“Find organisations that help. Don’t think that you alone! And DON’T involve your children in the anger/hate/bitter feelings for your ex, it is not their fault!!!”
Two stories of going through 5 stages
Here you can see two different personal stories reflecting their journey going through the divorce process in practice.
What helped you to get through your intercultural divorce here in Finland?
"Talking to family and friends."
"I needed time."
"My friends were amazing sources of support and strength. Having access to financial support from Kela was critical."
"Fisher's divorce seminar peer group. And at last, when things were quite problematic already, I found the Association for Abducted Children Finland (Kaapatut lapset ry)."
"Therapy and friends."
"Eron ensiapu. Domestic violance unit Omatila."
"Counselling. Sick leave, antidepressant 6 months. Peer support group. Friends. Talking. Hobbies, exercise. Forgiveness."
"The support systems are not easy to find as a foreigner. Luckily I have integrated quite well and had good support through friends."
"Be loving towards myself, my kids and my ex."
Every divorce is unique to the situation but by listening to others who have gone through divorce or separation, you can usually find similarities and have comfort that others have gone through the same type of emotions wherever they have happened. Online you can find many stories for peer support. Here are 4 very different individual stories of divorce shared in Youtube telling what they have felt during divorce and what they have learnt.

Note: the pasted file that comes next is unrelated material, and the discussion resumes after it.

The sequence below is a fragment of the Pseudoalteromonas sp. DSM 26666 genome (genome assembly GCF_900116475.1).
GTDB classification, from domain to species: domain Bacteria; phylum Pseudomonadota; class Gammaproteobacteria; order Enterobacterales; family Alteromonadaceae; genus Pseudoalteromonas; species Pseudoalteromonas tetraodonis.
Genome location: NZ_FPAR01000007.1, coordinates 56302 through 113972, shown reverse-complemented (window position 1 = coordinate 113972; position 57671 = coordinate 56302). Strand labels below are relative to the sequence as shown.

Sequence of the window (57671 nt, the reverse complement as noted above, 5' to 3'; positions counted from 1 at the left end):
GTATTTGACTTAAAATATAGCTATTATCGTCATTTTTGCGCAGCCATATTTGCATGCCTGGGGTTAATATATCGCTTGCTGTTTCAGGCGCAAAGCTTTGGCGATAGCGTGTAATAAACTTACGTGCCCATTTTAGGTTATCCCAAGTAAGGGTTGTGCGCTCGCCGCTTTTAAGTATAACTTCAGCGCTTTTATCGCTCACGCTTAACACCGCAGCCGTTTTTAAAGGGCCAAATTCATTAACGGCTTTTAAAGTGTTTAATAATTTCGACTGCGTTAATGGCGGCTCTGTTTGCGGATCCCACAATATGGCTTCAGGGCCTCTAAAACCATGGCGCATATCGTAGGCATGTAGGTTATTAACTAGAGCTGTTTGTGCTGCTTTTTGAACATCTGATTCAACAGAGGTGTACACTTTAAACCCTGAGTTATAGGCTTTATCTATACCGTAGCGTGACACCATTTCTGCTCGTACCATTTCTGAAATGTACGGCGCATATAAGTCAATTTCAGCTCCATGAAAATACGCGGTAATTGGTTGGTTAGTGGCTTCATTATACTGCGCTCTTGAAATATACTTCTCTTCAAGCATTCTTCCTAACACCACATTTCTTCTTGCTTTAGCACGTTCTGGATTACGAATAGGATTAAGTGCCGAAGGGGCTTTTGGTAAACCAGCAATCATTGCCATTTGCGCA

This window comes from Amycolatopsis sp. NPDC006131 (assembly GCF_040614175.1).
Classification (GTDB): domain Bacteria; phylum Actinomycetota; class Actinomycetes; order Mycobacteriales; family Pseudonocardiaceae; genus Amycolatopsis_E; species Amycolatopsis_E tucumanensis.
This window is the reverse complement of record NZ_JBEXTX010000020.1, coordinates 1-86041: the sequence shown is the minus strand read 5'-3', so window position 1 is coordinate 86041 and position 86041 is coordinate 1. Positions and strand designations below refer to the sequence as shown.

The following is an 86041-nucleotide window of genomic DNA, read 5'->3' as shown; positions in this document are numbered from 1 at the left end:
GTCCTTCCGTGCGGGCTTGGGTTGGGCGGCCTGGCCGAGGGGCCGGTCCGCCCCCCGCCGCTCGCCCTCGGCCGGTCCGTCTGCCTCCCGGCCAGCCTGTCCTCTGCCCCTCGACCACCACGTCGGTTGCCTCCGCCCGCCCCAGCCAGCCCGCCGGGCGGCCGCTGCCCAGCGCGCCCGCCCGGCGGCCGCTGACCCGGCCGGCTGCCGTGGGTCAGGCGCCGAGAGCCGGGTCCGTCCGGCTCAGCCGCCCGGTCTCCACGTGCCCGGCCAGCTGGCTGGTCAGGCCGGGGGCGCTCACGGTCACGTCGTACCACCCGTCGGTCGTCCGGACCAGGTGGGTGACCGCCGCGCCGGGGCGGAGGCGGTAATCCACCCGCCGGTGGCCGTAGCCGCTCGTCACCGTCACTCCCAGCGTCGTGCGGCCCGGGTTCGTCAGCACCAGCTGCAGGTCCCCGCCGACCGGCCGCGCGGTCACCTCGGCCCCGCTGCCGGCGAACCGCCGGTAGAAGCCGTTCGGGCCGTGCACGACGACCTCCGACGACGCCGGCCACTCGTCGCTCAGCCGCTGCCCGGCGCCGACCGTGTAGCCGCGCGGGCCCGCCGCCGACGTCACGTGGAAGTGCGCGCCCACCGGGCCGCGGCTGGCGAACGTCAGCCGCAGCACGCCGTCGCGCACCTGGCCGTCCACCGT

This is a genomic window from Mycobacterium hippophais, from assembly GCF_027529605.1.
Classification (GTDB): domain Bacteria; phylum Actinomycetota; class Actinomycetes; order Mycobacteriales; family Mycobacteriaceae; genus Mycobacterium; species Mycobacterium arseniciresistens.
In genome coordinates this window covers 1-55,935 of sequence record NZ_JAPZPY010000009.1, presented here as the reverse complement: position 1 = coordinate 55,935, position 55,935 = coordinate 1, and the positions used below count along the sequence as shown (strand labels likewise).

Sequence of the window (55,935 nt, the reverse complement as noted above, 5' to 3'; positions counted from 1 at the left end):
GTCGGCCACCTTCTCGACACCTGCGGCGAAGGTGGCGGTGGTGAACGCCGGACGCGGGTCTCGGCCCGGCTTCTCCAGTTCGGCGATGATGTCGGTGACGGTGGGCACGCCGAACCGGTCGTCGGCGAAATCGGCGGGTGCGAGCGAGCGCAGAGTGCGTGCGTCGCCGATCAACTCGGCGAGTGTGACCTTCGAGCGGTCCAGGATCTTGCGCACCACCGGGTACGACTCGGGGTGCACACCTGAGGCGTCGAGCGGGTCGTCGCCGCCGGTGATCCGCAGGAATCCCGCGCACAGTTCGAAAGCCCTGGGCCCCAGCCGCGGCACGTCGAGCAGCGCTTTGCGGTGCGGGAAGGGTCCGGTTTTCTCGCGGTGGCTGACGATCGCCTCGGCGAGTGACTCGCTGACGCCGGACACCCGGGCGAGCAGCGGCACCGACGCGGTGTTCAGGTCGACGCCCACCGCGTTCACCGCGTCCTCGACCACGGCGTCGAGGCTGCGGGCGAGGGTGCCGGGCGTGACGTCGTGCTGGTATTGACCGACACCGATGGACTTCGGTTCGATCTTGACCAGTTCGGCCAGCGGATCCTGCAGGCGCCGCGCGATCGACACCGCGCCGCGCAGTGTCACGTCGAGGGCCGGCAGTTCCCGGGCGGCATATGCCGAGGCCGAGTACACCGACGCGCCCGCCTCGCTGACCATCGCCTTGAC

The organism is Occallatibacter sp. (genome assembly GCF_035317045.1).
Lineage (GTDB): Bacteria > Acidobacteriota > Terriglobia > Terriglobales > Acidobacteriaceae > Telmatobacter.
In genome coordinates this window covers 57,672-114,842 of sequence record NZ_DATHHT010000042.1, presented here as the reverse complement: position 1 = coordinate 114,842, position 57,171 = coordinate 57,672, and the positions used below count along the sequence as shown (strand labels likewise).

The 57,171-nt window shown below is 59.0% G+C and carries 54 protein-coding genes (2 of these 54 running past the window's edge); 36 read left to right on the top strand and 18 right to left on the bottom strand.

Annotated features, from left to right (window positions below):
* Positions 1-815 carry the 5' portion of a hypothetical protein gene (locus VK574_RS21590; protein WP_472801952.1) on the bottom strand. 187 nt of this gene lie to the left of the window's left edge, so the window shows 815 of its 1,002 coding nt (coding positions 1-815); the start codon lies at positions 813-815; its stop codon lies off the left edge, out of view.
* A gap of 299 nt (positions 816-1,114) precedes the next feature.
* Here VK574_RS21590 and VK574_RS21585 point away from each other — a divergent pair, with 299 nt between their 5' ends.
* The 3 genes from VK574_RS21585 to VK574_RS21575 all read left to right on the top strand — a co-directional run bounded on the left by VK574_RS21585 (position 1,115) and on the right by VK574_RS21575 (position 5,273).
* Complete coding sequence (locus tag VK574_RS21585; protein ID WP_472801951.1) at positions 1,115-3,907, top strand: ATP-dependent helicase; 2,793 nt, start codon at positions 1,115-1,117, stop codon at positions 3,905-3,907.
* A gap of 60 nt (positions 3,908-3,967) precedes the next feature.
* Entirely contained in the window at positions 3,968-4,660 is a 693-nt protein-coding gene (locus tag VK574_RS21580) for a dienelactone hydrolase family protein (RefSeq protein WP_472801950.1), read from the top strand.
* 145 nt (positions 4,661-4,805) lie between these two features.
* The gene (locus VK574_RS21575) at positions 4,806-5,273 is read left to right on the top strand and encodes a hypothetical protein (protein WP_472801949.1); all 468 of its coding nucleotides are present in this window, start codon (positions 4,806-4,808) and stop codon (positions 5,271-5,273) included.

for self-REFLECTion and homework
- If you didn't list all the practicalities in theme 1, do it now to know what still needs to be done in practice.
- Take a moment and think a healthy way that helps you to go through your grief and anger. What helps you to reflect? It's good to sort out different emotions and name them. For many writing down your feelings and emotions is helpful: put down streams of thought, keep a journal or list your feelings. Writing often helps you to regonize your emotions, sort them - and finally let go. You can also be listening to music, going for walks in the nature or talking to friends or peer group - find the different ways you can sort out your emotions in peace and self-reflect. Don't brush or push them aside - listen to yourself and find your own hopes and dreams again. The better you know yourself and the underlying reasons for your divorce, the easier it is to go forward.
- What are the small things that make you feel good? How do you take care of yourself? A trip to the gym, having a sauna, buying flowers, seeing a friend, reading a book... what ever it is, do one or several every day - take care of yourself. Your well-being is the priority now.
- Who are in your support group? Seek out to your friends and family. Find a peer group, organization or a therapist that helps you to share and talk.
There are dozens and dozens books written about a divorce and how to get through it. Library is a great place to start, if you look for more reading material. One of the most famous ones is Rebuilding - when your relationship ends by Bruce Fisher which is also the orginal basis of the support group Suomalainen eroseminaari.